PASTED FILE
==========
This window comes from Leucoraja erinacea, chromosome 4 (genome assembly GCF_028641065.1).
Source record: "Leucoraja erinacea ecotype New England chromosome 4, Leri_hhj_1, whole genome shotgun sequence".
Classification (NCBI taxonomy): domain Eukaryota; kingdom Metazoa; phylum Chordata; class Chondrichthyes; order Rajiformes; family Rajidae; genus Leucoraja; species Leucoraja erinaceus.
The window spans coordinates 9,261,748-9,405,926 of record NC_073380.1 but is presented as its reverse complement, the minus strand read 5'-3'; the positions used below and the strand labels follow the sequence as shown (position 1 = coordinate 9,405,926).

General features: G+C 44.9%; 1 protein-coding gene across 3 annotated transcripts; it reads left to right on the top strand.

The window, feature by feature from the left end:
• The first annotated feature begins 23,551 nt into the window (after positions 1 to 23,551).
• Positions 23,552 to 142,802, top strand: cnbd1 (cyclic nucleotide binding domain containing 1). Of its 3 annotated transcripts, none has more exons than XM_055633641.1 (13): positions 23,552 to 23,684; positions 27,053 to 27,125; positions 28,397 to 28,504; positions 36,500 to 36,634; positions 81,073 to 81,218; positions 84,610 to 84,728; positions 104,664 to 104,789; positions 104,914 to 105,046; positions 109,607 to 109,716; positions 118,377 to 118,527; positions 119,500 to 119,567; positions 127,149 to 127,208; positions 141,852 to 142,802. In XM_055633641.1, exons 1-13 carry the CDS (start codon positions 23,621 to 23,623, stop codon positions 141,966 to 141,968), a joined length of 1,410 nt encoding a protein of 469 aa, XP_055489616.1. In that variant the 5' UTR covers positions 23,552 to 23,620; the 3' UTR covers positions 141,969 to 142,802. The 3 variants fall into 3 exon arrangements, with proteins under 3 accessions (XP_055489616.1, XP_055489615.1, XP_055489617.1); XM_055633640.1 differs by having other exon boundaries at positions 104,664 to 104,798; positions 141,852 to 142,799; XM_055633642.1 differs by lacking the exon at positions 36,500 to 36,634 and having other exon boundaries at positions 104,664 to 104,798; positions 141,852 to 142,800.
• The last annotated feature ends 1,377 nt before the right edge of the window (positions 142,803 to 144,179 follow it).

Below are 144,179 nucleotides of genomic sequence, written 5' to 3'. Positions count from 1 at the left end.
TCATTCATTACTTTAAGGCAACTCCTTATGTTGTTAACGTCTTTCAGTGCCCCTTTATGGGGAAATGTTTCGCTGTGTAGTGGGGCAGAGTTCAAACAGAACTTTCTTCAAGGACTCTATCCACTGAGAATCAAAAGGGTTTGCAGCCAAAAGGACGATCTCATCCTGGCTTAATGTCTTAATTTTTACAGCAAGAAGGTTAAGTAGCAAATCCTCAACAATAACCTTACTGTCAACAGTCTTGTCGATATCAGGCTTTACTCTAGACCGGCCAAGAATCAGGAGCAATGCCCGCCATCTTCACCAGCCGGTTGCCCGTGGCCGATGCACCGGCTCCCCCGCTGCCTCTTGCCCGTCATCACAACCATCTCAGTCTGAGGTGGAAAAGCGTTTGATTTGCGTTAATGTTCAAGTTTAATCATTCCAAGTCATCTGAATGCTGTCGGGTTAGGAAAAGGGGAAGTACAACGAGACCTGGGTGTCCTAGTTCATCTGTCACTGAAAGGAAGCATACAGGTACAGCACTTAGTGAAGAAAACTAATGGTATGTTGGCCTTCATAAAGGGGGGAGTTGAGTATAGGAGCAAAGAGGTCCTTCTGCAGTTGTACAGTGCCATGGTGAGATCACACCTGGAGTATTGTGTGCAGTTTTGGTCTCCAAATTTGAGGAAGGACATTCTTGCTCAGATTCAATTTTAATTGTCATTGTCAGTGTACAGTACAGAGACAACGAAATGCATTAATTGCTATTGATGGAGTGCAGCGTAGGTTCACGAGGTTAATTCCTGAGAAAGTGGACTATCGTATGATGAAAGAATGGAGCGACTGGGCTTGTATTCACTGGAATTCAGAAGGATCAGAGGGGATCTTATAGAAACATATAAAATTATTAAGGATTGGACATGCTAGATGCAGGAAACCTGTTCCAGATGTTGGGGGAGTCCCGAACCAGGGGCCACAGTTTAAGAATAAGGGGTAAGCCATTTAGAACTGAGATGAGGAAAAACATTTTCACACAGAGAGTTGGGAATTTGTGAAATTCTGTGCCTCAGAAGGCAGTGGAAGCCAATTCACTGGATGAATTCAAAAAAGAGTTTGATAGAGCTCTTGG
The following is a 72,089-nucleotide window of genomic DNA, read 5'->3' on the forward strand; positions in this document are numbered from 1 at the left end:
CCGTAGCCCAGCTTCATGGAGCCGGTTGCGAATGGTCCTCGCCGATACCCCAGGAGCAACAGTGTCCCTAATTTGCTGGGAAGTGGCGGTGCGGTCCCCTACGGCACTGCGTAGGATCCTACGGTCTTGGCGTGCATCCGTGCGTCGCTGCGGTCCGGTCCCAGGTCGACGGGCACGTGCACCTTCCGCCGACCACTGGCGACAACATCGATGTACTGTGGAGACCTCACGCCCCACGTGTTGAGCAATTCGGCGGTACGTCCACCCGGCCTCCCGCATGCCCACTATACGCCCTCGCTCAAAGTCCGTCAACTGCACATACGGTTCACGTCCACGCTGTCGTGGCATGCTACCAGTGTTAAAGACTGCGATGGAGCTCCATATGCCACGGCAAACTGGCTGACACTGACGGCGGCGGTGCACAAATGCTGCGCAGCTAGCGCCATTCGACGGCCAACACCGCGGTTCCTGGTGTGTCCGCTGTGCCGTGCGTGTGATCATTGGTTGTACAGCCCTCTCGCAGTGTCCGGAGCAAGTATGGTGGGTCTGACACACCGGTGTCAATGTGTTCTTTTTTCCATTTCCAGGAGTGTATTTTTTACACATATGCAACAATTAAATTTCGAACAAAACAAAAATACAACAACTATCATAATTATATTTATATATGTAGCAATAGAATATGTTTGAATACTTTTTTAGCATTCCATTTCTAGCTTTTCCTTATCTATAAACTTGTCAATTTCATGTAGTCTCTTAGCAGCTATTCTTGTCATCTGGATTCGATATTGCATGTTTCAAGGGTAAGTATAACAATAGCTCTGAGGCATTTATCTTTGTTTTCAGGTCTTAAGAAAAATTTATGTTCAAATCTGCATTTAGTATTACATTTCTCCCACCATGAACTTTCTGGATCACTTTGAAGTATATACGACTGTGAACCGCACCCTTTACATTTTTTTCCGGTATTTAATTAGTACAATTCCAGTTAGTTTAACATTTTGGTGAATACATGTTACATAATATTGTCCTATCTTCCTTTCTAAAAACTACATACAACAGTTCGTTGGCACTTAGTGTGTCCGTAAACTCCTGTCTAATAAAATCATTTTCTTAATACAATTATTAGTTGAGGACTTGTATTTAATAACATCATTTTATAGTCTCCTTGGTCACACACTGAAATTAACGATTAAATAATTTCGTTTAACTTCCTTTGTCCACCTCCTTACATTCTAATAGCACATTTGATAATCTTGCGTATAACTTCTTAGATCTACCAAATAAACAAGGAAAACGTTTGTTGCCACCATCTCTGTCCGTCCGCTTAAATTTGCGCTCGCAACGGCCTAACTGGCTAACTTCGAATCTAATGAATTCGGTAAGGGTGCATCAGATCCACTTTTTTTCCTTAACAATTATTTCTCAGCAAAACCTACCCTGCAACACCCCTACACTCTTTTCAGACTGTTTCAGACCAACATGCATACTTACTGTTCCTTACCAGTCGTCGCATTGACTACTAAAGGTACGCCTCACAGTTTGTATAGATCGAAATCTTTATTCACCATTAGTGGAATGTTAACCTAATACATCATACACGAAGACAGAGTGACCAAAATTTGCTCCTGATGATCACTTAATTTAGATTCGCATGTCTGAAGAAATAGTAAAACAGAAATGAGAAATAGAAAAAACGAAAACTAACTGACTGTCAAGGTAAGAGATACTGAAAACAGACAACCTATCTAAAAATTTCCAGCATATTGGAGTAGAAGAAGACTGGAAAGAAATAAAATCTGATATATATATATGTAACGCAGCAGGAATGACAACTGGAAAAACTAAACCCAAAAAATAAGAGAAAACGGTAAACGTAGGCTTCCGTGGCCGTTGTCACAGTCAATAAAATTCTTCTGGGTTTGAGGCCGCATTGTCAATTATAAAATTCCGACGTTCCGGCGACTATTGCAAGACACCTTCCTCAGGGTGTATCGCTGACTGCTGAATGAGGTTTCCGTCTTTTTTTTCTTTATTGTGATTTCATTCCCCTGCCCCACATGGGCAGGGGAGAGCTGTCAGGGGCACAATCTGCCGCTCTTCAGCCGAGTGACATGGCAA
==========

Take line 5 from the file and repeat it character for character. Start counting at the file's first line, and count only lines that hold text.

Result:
General features: G+C 44.9%; 1 protein-coding gene across 3 annotated transcripts; it reads left to right on the top strand.